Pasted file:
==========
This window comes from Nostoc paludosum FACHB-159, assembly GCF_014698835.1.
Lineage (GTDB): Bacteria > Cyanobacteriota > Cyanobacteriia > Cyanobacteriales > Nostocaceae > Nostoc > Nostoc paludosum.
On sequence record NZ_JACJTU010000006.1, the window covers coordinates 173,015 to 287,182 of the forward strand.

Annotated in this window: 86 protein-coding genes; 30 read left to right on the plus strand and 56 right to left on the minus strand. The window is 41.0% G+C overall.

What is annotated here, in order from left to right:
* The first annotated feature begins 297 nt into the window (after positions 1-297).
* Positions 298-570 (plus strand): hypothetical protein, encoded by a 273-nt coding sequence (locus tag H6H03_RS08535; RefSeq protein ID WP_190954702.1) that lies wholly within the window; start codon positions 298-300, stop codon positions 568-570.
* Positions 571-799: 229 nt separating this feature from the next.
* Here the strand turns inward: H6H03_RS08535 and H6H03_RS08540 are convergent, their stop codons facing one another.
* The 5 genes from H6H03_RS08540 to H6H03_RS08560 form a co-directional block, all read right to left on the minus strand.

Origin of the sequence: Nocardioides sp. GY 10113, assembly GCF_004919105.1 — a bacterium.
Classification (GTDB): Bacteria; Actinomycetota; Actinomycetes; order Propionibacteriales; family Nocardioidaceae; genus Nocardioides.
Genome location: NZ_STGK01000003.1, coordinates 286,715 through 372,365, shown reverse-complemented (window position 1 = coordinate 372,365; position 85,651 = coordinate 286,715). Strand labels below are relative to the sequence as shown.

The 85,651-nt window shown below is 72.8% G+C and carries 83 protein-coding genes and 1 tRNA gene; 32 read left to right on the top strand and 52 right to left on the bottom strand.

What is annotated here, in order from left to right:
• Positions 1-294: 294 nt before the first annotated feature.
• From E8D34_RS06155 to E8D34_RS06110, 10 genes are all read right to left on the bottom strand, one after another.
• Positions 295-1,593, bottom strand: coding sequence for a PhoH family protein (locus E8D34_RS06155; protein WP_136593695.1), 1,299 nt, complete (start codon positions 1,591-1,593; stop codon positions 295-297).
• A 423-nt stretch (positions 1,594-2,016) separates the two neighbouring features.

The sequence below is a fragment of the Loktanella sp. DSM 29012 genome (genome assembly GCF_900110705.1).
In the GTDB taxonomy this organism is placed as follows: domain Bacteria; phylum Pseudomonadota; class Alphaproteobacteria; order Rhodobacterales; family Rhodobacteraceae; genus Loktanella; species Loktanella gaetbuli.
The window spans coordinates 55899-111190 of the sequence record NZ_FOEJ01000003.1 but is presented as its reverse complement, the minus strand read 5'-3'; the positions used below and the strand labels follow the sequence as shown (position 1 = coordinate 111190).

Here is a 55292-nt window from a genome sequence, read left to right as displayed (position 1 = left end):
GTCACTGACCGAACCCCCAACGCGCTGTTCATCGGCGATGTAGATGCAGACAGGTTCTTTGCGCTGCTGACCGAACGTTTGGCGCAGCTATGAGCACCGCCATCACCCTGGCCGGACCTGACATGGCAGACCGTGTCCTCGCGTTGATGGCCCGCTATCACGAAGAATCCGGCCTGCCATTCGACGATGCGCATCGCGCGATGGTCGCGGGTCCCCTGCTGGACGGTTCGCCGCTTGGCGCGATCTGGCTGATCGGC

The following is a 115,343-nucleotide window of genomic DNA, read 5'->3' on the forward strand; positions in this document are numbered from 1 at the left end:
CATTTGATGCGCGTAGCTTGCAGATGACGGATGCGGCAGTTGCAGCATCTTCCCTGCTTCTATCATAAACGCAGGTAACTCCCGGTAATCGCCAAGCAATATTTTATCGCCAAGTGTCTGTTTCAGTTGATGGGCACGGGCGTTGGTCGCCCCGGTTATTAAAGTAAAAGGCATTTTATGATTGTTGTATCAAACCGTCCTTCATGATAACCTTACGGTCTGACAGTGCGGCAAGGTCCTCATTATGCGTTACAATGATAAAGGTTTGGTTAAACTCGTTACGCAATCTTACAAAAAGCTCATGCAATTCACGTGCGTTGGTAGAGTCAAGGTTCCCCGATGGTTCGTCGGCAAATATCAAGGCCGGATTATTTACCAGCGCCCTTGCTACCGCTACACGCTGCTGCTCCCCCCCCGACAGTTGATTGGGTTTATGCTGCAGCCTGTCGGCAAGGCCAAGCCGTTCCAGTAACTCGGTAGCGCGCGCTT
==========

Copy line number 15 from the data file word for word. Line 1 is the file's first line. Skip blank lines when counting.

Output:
What is annotated here, in order from left to right: